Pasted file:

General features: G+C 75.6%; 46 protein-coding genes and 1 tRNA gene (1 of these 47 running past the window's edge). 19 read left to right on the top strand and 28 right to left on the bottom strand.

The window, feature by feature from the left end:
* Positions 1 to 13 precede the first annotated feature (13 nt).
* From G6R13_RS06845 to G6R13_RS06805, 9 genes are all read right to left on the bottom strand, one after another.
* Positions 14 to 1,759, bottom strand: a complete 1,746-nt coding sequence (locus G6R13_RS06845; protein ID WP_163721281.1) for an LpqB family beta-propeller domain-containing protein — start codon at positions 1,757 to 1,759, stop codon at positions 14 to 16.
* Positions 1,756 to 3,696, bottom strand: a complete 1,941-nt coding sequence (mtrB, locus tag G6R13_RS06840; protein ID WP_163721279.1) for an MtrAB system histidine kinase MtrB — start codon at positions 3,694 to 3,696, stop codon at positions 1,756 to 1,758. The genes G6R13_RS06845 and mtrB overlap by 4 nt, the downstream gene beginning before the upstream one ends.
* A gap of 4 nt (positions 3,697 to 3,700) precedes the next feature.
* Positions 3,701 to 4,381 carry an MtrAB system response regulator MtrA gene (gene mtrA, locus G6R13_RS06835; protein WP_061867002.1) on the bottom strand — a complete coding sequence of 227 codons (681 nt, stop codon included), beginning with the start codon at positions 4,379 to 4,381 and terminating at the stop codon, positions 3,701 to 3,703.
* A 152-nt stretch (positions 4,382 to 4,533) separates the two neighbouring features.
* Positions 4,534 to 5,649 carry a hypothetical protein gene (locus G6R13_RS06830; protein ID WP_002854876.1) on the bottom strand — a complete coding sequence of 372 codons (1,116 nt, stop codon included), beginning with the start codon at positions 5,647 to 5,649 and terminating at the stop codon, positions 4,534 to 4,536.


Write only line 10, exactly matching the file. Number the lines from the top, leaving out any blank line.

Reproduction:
* Positions 4,534 to 5,649 carry a hypothetical protein gene (locus G6R13_RS06830; protein ID WP_002854876.1) on the bottom strand — a complete coding sequence of 372 codons (1,116 nt, stop codon included), beginning with the start codon at positions 5,647 to 5,649 and terminating at the stop codon, positions 4,534 to 4,536.